Back in 1985, Mattel and Filmation launched She-Ra: Princess of Power, a spin-off of the popular Masters of the Universe cartoon. Over two decades later, She-Ra and her friends step out of He-Man’s shadow in Netflix’s She-Ra and the Princesses of Power. How good is it? Maddy Myers and Michael Fahey discuss.
Tagged With she-ra and the princesses of power
In Netflix’s She-Ra and the Princesses of Power, sexism doesn’t exist.
This is the world that showrunner Noelle Stevenson has strived to create. In this video interview with Gizmodo, Stevenson and others share how She-Ra has reclaimed the princess archetype and fostered an environment of equality and community, both in front of and behind the scenes.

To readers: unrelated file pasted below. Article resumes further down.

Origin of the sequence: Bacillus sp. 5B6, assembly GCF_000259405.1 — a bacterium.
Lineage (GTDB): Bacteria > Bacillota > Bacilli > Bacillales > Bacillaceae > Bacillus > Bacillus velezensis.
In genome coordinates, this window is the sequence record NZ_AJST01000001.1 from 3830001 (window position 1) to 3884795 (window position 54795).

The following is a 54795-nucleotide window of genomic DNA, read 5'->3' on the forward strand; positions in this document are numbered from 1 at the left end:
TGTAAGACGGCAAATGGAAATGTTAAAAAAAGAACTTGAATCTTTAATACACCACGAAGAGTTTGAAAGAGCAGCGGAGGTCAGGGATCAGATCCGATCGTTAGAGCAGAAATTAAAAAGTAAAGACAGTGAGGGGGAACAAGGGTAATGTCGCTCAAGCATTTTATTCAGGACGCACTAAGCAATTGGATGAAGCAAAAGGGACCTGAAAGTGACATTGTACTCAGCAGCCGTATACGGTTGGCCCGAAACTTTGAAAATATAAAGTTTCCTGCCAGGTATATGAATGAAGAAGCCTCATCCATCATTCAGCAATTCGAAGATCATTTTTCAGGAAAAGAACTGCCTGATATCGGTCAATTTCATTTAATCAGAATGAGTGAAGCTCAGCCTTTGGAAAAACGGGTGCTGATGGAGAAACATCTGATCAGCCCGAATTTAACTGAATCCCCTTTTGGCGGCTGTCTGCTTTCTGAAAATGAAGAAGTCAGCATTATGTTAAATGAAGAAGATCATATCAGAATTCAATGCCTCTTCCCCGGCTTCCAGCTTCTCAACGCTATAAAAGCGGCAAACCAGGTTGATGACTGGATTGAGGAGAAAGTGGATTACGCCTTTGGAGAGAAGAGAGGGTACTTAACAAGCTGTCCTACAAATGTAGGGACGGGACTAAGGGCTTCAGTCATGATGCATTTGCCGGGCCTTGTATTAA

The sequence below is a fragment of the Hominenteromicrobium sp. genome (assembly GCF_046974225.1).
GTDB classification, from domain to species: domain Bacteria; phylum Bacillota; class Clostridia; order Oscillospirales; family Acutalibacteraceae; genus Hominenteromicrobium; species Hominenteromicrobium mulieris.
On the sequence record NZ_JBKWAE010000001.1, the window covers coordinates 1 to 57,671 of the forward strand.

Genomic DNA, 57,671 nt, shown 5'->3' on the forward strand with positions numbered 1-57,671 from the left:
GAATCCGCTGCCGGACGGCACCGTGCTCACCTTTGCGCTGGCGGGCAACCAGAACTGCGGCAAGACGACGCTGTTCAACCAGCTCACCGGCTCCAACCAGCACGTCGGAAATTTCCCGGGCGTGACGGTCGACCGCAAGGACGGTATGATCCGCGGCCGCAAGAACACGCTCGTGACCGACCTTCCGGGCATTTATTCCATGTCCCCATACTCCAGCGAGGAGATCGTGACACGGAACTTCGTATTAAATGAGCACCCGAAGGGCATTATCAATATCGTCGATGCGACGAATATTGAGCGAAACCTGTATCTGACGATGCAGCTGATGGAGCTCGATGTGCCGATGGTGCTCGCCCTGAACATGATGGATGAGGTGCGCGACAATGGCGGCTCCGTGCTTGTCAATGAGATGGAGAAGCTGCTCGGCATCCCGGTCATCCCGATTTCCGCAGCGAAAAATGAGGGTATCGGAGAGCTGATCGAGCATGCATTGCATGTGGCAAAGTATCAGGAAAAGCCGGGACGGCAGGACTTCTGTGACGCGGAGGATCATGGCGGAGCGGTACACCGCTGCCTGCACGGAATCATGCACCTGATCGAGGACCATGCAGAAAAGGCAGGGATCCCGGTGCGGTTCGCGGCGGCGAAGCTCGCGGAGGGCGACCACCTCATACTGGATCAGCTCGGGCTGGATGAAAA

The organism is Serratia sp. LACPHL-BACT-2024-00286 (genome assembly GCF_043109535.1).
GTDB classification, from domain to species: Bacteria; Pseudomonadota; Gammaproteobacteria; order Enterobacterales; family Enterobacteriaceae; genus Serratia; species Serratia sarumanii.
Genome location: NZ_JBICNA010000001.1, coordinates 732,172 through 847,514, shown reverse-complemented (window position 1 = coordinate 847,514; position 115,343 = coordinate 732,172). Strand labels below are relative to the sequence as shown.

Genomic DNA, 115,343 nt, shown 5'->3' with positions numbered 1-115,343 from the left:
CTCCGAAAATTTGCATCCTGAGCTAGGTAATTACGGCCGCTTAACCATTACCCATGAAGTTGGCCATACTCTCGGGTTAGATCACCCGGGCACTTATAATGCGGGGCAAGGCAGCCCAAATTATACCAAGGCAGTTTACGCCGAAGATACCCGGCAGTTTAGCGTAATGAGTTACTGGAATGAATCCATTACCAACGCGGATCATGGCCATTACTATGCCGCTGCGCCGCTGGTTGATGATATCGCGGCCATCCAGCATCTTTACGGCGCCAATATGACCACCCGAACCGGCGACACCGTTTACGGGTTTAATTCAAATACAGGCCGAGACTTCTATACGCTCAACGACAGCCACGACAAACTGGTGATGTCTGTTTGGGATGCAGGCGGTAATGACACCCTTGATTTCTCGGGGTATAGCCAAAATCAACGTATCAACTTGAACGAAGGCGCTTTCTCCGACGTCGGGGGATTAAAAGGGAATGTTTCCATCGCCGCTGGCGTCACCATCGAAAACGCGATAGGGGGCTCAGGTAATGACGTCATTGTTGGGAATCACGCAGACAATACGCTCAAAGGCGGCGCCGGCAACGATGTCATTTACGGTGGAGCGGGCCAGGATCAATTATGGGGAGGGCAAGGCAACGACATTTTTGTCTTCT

Princess Adora will soon be bounding her way back into the spotlight when Netflix’s She-Ra reboot drops next month. But according to showrunner Noelle Stevenson, this new take on the heroine’s journey is going to be somewhat different from her adventures in the original series.
So far, all we’ve really glimpsed of Netflix and Dreamworks’ upcoming She-Ra reboot is Adora powering up as the titular heroine. Now, we finally have a better look at not just Adora, but also her fellow princesses in action.
One of the best things about classic cartoons being rebooted is getting to see how contemporary artists decide to reimagine characters we all remember fondly. In our first glimpse at Netflix’s upcoming She-Ra and the Princesses of Power, we’re introduced to a younger, though just as badarse, Princess Adora.